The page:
• I agree with Nancy’s comments about IRS employees in general and am always reluctant to write posts expressing too much criticism. The phone situation here placed a barrier between me and the employee that cannot be breached without knowing the direct number of the employee. I have received emails today in addition to the comments on this post that reflect the same frustration with the phone system at Brookhaven. Late in the day I received a call from a very nice IRS employee in Brookhaven in response to the blog post who informed me that the case was returned to the Appeals employee because of the criminal restitution code on the account which prohibits the OIC unit from working the case – even if placed their incorrectly. Apparently, someone, not in the OIC unit must fix that code before the OIC unit can move forward with its consideration of the case. Last month when I called the Appeals employee assigned to this matter, which is part of a CDP case, trying to track down the status of the offer, he explicitly said the offer had not been returned to him. That’s troubling but Nancy’s message is one I take to heart despite travails on individual cases.

  7. Norman Diamond says

    I’ve been a Josef K for over 14 years except that I don’t owe any tax and haven’t been assessed any tax. My OIC was that the IRS would finally inform me of what position they considered frivolous and if I actually held that position then the penalty could be subtracted from the refunds they owe me. Of course the IRS ignored it.

    As the DOJ pointed out to the Federal Circuit, the IRS’s letters tell me to phone the IRS toll free at specified phone numbers. As I pointed out to the Federal Circuit, the IRS’s letters do say that, and also the IRS contracts with ATT to block my attempts to comply. Also as I pointed out, the IRS’s letters tell me to write letters to addresses specified in their letters, which I’ve usually done, and the IRS has been ignoring most of my letters since 2003. Of course the Federal Circuit didn’t care.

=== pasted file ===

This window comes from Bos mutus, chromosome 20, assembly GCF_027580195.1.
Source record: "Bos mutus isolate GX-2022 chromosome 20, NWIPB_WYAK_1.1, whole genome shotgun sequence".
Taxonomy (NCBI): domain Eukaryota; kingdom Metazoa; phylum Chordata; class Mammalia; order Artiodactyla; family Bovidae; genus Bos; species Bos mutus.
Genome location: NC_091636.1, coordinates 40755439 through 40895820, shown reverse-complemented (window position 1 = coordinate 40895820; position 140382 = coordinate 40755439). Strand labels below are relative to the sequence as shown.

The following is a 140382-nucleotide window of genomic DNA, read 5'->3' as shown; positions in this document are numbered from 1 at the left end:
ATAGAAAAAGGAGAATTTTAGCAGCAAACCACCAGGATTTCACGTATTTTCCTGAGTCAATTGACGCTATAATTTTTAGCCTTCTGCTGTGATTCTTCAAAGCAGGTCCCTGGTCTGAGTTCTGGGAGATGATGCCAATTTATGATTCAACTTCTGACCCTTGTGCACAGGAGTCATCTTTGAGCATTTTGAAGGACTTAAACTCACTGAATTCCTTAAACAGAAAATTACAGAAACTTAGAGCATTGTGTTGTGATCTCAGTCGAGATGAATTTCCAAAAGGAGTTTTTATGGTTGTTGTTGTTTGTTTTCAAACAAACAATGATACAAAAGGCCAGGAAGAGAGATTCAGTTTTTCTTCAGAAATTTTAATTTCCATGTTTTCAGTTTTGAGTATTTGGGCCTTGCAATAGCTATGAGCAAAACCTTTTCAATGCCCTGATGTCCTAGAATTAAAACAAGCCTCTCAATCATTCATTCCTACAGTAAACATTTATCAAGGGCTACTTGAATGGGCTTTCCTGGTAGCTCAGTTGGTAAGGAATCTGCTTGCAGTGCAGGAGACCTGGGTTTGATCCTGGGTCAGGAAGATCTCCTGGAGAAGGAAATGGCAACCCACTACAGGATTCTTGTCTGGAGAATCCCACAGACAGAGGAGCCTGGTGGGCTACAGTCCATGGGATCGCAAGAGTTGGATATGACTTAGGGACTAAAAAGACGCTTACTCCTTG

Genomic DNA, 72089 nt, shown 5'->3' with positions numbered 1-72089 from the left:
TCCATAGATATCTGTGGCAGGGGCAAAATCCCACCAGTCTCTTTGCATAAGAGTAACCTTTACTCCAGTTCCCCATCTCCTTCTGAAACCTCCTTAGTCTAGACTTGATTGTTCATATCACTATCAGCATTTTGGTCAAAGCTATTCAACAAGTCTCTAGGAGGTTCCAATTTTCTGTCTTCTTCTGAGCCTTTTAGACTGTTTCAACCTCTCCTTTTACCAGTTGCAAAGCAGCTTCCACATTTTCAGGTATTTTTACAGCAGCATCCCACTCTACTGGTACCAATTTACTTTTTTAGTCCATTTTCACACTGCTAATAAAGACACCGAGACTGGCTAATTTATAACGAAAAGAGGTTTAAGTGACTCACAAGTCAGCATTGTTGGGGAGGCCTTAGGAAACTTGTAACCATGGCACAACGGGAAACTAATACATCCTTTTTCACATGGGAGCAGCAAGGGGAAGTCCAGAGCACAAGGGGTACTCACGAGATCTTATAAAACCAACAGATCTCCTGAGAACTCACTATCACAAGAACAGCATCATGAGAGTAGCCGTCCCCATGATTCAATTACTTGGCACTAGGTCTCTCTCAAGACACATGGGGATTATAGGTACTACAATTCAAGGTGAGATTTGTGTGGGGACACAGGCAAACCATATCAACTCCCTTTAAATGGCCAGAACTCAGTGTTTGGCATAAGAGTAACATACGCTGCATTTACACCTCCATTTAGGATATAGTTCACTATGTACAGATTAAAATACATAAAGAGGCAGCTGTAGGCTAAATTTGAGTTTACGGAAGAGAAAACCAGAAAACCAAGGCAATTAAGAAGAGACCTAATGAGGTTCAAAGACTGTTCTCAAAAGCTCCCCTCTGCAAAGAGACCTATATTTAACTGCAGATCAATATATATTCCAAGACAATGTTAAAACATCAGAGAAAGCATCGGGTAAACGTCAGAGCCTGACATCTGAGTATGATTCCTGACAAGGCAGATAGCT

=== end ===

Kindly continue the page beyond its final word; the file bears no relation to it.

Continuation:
The Federal Circuit overturned the IRS’s acceptance of my refiled 2005 return but upheld the IRS’s acceptance of my refiled 2007 return despite those two refilings suffering the same identical defects which the DOJ complained about even though the IRS didn’t complain about them. (I failed to fabricate a social security number for my wife when the Social Security Administration has never granted nor rejected the SSN application which the IRS used to require, and the IRS consistently rejected her ITIN applications until after those two refilings. Also my wife had to rely on two US Supreme Court rulings even though she’s a non-resident alien. The IRS and Tax Court accepted those failures, but the DOJ and Federal Circuit overturned the IRS for 2005 buy upheld the IRS for 2007. I complied with the Federal Circuit by filing a third return for 2005 fabricating an SSN for my wife and some documents, which the IRS also accepted but didn’t reply. The IRS evaded US v. Kales by deleting IRS records of the original return.)

    But unlike Josef K, I accidentally discovered TIGTA’s reports since there were news reports in 2012, and I’ve figured out a mighty strange coincidence between the form that, according to TIGTA, had its reports of withholding embezzled by IRS employees, and the form that was involved in tax years that the IRS complained about. Also unlike Joseph K, I accidentally discovered that the IRS didn’t obey a statute compelling them to investigate if the form might be accurate. As far as I can tell, my actual frivolous position was that it’s OK to declare withholding that was embezzled by IRS employees.